Obviously, they are more limited than WordPress. But that does not mean these are bad options. If you are building a website for a company looking to expand or franchise then these services will undoubtedly be limited. If you run a local resturaunt and want a nice looking website that doesn’t cost much to build and grants you more control then these services will suit many just fine.
You could hire a local SEO expert for the money you save and your Weebly/Wix/Squarespace/etc site would out performed a wordpress site with the same budget.
Honestly it doesn’t seem you put in much effort into using these other services, so I suggest everyone take this article with a grain of salt. All these options have pros and cons for everyone. This article is a PRO list for wordpress and wordpress only.
T I Antor says
Awesome post and great experiment you have done. I am a WordPress snob. No, other CMS has vast plugins and supported theme as WordPress directory has. Also, SEO score is great for it, as you mentioned. I will try HubSpot COS as it has attracted me after i read your post.
Emily Brown says
What a resourceful guide you put together. I’ve read a few others and haven’t seen one that really resonates with me. Keep it up!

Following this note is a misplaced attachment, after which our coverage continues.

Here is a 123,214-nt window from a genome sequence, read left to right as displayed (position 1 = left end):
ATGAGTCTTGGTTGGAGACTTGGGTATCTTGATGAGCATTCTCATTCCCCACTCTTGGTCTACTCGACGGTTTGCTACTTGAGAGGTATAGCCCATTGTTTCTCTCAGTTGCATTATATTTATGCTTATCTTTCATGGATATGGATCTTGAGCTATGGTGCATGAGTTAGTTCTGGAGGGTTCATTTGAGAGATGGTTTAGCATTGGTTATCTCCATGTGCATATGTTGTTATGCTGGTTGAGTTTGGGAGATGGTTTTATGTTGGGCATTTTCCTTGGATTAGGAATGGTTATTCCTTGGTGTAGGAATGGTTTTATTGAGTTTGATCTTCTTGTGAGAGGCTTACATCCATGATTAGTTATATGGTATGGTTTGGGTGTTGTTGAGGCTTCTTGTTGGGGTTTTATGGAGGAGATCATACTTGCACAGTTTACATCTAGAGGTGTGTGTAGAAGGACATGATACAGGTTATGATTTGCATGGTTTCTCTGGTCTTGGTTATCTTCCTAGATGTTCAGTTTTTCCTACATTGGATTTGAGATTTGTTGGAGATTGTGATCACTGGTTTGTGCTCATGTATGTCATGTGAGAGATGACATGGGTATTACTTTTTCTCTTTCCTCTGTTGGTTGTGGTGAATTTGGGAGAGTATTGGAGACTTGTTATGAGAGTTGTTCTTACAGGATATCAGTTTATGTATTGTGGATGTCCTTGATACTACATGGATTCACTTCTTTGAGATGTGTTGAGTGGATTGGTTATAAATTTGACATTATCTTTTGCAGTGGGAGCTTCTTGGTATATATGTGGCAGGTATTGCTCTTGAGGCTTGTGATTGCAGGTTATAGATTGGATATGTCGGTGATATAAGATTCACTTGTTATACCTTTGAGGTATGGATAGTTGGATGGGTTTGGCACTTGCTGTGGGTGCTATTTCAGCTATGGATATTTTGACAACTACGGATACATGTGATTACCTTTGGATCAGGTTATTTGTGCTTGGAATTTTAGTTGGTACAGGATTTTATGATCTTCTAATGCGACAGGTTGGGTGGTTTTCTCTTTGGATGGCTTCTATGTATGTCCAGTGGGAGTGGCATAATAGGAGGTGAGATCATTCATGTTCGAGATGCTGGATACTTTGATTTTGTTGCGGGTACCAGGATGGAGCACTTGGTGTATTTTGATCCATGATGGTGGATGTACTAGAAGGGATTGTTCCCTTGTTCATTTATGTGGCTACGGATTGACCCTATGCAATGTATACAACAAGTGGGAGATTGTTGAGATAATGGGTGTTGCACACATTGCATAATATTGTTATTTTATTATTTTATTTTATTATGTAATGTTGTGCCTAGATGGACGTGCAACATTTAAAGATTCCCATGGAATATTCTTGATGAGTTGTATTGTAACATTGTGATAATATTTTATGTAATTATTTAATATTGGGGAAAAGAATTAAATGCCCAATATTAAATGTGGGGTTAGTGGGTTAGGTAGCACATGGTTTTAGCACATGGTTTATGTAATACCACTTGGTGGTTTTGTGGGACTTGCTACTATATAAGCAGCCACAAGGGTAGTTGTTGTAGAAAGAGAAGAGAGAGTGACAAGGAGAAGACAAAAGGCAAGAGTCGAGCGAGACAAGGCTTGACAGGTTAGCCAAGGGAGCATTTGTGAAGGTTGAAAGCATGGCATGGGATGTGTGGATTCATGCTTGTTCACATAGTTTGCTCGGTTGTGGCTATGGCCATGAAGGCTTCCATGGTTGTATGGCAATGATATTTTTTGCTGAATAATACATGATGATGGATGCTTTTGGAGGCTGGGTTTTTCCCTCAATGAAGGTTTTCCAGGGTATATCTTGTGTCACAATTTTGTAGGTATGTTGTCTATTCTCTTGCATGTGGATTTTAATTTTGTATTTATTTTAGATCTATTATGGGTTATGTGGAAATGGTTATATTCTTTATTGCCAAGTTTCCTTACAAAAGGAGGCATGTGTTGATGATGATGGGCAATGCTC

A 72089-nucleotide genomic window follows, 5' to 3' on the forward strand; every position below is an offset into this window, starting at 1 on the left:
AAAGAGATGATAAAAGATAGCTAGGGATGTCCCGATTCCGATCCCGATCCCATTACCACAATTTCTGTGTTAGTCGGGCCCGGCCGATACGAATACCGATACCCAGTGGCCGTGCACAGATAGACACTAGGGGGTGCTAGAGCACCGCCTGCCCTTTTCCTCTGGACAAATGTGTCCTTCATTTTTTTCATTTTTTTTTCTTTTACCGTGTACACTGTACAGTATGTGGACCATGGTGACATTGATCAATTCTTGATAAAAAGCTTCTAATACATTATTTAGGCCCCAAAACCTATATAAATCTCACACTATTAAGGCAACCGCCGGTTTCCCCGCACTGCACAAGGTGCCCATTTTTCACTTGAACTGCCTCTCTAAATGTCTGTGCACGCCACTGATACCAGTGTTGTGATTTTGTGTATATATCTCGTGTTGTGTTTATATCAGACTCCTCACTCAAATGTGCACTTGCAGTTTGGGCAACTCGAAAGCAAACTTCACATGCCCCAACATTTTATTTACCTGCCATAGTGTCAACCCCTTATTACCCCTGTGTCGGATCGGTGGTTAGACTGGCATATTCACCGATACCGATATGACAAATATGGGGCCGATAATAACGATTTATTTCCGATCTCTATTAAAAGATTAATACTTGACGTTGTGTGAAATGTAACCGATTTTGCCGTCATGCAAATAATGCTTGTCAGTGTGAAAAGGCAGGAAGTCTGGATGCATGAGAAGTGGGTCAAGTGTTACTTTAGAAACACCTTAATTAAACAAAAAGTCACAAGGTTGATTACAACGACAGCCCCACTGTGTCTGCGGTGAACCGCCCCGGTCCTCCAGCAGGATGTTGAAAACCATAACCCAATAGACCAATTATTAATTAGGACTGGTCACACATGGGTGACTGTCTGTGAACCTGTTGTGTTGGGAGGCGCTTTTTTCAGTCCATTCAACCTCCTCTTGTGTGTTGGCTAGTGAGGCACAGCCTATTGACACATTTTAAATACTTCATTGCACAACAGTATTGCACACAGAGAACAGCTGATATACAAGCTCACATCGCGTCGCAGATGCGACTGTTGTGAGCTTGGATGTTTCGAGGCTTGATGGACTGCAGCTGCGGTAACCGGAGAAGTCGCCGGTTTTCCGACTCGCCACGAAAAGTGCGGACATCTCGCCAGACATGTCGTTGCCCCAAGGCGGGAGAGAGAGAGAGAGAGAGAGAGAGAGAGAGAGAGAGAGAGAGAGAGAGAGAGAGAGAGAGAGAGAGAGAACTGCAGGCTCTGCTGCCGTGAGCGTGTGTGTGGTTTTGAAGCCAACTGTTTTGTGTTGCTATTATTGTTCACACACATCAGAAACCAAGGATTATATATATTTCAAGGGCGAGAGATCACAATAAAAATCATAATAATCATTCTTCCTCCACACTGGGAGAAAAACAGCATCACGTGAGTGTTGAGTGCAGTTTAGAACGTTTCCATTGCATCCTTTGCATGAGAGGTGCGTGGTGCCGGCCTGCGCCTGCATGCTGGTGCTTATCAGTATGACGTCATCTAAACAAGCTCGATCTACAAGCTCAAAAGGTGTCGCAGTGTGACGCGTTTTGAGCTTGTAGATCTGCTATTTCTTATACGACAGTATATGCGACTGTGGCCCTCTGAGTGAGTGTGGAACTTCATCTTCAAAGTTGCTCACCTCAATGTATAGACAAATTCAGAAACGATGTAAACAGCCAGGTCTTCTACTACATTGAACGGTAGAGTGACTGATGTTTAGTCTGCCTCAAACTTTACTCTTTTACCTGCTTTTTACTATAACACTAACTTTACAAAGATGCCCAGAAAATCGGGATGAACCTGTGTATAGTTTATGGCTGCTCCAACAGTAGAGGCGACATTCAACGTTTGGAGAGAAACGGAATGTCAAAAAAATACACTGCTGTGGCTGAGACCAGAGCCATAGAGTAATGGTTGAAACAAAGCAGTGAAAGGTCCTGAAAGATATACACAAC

Isaac King says
Hey Rebecca, without doubt WordPress is definitely the best for SEO, simply because of all the customisation options it offers. I have used Wix and Squarespace and even if you know HTML or CSS, it is quite restricted.
Thanks for the article!
Linda Phillips Blue says
Thanks for doing this thorough comparison! I did my own comparison a couple of years ago and was really hoping to find someone who had already done the work recently to save me from that, lol.
I’m a fan of WordPress for all the obvious reasons and use it for my clients pretty exclusively. I found the HubSpot COS persnickety to work with, and once your site is on HubSpot you can’t change platforms without recreating it from scratch somewhere else. Not to mention the price tag associated with subscribing and being locked in to that for a year. I prefer Squarespace over the other DIY options for a second choice for clients who aren’t in a place to invest in a professional site, for the reasons you listed above.
Good article – thanks!
I appreciate your comparison. However, I think based on the information I’ve found on both Squarespace and other options and seeing all the blanks you have left unchecked for those systems that maybe you know WordPress but haven’t spent enough time with the other products to review them fairly. Your Squarespace and Weebly boxes should have many more boxes with a yes. The article date is August 2017 and I don’t think anything very significant has changed on Weebly or Squarespace. A couple of your categories like “keyword setting” and “on-page optimization scoring” aren’t native in WordPress and can be done through 3rd party free web services. Feel free to email me and I can give you some specifics at least on Squarespace and it’s pretty easy to look at the code of a few Weebly sites and know that more of those boxes should be checked as well.